Searching for surfing videos will lead you into some of the gnarliest, most awe-inspiring rabbit holes on the internet—in part because there are so, so many of them out there.

You could spend days watching clips of surfers bumping across the monster wintertime waves at Waimea Bay, catching crisp lines at Bells, dropping into bomb swells at Jaws, and wiping out into the coral reef at Teahupoʻo. (And then there’s the endless footage of wave riding at secret and lesser-known breaks.)

Advances in camera technology—including waterproof lenses, GoPros, and drones—have made it easy (and relatively affordable) to capture high-quality footage of modern surfing. And the internet, with platforms like YouTube, has made it possible for people to share their videos far and wide.

But the art of surf filmography goes back to the very beginnings of motion pictures.

Overhead views and shore-break perspectives notwithstanding, the classic vantage point in surf films hasn’t changed that much in more than a century. No matter how much technology has advanced, “the ultra-simple tripod arrangement from shore has remained the bread-and-butter shot,” writes John Engle in his book, Surfing in the Movies. Which is part of why I was skeptical, when I happened across a YouTube video, which claimed to depict surfers in Honolulu 111 years ago, in footage of “Thomas Edison’s Hawaii.” The clip includes a fixed shot, about a minute long, of surfers on long boards, viewed from about 150 feet offshore. In other words, it looks a lot like surf filmography today—despite its black-and-white graininess.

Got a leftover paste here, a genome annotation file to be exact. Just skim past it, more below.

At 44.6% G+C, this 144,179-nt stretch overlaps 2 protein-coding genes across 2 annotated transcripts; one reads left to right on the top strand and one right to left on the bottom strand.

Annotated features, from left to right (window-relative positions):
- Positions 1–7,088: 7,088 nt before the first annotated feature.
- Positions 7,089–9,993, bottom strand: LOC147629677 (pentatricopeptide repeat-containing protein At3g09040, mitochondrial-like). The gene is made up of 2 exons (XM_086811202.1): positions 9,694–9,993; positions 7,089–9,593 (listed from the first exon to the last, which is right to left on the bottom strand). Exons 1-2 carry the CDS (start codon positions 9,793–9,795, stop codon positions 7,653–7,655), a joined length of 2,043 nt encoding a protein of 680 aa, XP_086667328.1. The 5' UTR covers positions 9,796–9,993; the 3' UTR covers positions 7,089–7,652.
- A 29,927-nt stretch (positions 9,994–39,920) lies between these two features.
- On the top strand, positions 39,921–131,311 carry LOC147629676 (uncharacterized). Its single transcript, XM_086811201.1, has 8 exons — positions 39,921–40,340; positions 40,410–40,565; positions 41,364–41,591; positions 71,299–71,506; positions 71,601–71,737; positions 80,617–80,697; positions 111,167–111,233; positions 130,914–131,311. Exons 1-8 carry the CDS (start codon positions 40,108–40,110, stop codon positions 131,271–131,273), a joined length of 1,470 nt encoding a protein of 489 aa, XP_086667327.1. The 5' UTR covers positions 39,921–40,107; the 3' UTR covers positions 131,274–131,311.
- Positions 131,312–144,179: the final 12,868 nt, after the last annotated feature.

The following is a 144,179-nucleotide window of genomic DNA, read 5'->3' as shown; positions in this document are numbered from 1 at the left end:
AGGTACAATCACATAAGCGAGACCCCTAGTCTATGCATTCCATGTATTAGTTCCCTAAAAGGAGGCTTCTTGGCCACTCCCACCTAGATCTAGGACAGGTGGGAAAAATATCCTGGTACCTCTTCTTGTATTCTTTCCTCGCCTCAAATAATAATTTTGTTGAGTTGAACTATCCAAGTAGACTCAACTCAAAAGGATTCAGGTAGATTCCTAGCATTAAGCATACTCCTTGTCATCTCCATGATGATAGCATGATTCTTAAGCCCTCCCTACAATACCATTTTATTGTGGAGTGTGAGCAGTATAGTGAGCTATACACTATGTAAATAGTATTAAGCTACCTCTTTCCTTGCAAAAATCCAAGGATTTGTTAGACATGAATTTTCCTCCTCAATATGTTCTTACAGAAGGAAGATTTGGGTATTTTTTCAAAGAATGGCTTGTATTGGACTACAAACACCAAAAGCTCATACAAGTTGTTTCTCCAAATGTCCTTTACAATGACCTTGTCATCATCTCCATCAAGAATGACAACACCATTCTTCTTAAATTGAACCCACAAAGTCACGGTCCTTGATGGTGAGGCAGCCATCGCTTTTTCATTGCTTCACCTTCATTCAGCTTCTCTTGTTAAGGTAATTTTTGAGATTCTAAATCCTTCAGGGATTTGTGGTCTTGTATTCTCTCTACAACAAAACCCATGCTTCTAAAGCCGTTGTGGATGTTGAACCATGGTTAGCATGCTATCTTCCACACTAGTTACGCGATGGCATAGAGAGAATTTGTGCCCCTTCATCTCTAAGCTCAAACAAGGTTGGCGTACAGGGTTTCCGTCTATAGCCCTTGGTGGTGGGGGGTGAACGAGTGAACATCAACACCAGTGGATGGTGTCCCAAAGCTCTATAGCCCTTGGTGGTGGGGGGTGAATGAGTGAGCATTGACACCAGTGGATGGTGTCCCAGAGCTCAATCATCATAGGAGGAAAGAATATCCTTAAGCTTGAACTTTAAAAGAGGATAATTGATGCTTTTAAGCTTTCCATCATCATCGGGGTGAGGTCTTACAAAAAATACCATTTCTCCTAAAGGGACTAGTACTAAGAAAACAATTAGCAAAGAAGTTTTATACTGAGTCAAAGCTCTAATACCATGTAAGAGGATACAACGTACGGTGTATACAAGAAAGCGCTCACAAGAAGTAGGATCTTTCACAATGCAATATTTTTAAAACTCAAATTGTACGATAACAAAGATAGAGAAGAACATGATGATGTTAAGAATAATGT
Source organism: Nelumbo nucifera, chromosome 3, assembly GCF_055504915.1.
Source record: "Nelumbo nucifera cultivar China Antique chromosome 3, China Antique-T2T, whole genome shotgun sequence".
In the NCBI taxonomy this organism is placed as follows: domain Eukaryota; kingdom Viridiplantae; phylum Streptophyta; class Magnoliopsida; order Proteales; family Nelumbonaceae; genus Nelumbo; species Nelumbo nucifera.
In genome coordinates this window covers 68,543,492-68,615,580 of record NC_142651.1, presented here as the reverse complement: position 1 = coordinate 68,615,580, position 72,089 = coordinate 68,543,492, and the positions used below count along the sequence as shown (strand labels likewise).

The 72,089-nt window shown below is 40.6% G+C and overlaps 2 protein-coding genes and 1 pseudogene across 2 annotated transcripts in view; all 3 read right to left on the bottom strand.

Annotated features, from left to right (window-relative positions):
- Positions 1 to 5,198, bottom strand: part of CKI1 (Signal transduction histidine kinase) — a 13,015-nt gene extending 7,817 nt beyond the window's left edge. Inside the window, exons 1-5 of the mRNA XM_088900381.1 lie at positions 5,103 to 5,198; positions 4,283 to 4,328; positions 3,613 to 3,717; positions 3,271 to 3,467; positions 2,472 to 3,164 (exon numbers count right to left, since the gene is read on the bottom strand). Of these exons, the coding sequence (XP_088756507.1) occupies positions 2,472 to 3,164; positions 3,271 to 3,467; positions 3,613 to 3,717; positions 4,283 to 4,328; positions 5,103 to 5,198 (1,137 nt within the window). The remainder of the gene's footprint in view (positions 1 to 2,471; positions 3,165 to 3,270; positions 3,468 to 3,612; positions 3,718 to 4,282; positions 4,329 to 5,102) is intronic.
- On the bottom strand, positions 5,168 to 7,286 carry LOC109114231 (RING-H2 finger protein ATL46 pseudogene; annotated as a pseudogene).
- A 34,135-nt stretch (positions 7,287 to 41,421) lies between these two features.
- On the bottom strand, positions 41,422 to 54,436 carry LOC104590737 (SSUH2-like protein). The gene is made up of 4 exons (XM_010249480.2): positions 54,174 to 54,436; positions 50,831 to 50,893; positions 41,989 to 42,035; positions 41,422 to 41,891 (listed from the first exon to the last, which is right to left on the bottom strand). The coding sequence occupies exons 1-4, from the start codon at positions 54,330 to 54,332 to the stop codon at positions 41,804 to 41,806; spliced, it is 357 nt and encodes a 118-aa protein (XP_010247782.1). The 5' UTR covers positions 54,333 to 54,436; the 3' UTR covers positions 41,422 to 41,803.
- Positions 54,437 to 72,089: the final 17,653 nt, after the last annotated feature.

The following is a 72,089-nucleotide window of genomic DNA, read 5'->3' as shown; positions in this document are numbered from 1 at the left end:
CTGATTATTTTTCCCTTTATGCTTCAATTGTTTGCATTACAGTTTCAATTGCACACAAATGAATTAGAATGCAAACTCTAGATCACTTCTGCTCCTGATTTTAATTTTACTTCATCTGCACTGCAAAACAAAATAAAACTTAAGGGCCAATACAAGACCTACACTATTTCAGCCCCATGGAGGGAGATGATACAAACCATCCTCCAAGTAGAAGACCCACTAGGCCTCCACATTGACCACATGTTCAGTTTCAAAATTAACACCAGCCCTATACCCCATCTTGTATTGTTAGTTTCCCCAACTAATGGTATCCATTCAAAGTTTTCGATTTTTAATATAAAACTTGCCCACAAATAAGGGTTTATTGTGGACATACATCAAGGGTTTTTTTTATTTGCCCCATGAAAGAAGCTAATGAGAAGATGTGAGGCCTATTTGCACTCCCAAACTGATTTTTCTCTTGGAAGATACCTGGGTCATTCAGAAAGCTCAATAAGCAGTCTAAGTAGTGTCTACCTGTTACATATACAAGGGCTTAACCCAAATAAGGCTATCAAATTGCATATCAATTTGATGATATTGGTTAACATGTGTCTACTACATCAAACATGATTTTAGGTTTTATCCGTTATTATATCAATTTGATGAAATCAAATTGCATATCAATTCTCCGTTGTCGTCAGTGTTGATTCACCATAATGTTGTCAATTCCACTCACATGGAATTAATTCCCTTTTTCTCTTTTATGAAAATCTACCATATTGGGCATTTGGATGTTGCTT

Did Edison really travel all the way to Honolulu to capture the sport for a silent film more than a century ago? Well, not exactly.

“We have no evidence Edison ever visited Hawaii,” said Leonard DeGraaf, an archivist at Thomas Edison National Historical Park. “There’s tons of stuff about Edison out there that’s bogus.”

The thing is, the surfing footage actually is legitimate—only Edison himself didn’t capture it. It was the work of Robert Bonine, a legendary cameraman for a production company owned by Edison. Bonine traveled to Hawaii in 1906 at the invitation of the territory’s Promotion Committee, according to newspaper reports at the time. He stayed in the Hawaiian Islands for nearly three months and gathered a series of film actualities—little documentary vignettes—of various outdoor scenes. That included the surfers at Waikiki and the first-known film of Kilauea, the volcano on the Big Island, newspapers said.

This wasn’t the first time an Edison crew visited Hawaii, however. DeGraaf directed me to Charles Musser’s book, “Before the Nickelodeon,” which describes an Edison camera operator stopping in Honolulu en route back to the United States from Japan in 1898. One of the short films he made, titled “Kanakas Diving for Money,” shows boys splashing in a harbor. (Kanaka means person in Hawaiian.) Despite the film’s brevity—it’s under a minute long—it conveys a powerful metaphor about the cultural upheaval wrought by colonialism at the time it was shot: At one point, an outrigger canoe passes in front of a huge cargo ship in the background. “I think this is the earliest record of an Edison film crew in Hawaii,” DeGraaf told me.

Bonine’s film was shot about eight years later, and we have a reliable estimate for exactly when:  August 12, 1906. According to an item in The Honolulu Advertiser that day: “Moving pictures of canoes and surfboard riding are to be taken off the Moana and Seaside hotels, Waikiki, this afternoon. ... Those who can ride surfboards standing up are wanted to be there in force.”